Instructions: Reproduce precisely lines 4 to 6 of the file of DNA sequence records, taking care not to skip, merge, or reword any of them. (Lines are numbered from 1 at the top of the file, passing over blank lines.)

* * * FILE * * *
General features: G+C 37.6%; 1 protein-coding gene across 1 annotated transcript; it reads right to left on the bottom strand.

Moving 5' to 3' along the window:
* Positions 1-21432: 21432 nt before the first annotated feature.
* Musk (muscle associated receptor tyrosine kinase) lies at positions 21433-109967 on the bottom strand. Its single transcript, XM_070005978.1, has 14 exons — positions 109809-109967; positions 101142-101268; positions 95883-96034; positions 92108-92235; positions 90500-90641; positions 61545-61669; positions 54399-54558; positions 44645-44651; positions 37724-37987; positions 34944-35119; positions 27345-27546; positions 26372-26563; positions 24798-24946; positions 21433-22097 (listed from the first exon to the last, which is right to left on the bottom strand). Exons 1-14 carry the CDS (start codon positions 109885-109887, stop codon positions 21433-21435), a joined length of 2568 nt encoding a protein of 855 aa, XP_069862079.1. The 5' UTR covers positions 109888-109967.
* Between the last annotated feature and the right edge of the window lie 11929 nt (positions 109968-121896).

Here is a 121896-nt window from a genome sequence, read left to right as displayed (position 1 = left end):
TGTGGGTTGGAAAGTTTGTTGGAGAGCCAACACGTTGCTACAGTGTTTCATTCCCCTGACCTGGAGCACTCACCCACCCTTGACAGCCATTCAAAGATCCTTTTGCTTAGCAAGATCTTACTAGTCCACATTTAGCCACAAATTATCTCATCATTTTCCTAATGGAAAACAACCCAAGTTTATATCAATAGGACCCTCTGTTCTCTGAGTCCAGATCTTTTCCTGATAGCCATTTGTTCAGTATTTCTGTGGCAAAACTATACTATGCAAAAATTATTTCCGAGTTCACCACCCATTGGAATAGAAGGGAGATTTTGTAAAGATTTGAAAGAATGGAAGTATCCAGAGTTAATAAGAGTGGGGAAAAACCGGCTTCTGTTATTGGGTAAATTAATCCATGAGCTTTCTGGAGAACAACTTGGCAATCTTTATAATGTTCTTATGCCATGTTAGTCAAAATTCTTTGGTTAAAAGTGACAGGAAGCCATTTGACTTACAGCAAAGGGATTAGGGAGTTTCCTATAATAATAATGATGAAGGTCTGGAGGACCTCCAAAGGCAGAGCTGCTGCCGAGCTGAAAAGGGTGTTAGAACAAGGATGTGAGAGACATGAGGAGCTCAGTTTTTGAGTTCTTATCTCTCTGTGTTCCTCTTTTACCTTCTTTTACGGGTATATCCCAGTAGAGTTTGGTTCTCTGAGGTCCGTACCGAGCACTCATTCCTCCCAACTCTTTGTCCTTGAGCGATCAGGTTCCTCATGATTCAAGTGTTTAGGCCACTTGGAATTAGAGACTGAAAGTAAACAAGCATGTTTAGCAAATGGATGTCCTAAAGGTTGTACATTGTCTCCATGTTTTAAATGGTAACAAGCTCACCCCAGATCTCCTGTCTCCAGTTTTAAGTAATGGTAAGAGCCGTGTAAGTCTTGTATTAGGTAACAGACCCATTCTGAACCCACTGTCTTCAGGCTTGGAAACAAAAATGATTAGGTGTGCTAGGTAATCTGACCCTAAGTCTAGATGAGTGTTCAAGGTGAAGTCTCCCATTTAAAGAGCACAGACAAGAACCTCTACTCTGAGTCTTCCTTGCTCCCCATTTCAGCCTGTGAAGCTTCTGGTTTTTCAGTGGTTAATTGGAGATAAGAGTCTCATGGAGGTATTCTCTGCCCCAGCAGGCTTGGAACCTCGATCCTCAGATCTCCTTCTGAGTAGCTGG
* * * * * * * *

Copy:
* Musk (muscle associated receptor tyrosine kinase) lies at positions 21433-109967 on the bottom strand. Its single transcript, XM_070005978.1, has 14 exons — positions 109809-109967; positions 101142-101268; positions 95883-96034; positions 92108-92235; positions 90500-90641; positions 61545-61669; positions 54399-54558; positions 44645-44651; positions 37724-37987; positions 34944-35119; positions 27345-27546; positions 26372-26563; positions 24798-24946; positions 21433-22097 (listed from the first exon to the last, which is right to left on the bottom strand). Exons 1-14 carry the CDS (start codon positions 109885-109887, stop codon positions 21433-21435), a joined length of 2568 nt encoding a protein of 855 aa, XP_069862079.1. The 5' UTR covers positions 109888-109967.
* Between the last annotated feature and the right edge of the window lie 11929 nt (positions 109968-121896).

Here is a 121896-nt window from a genome sequence, read left to right as displayed (position 1 = left end):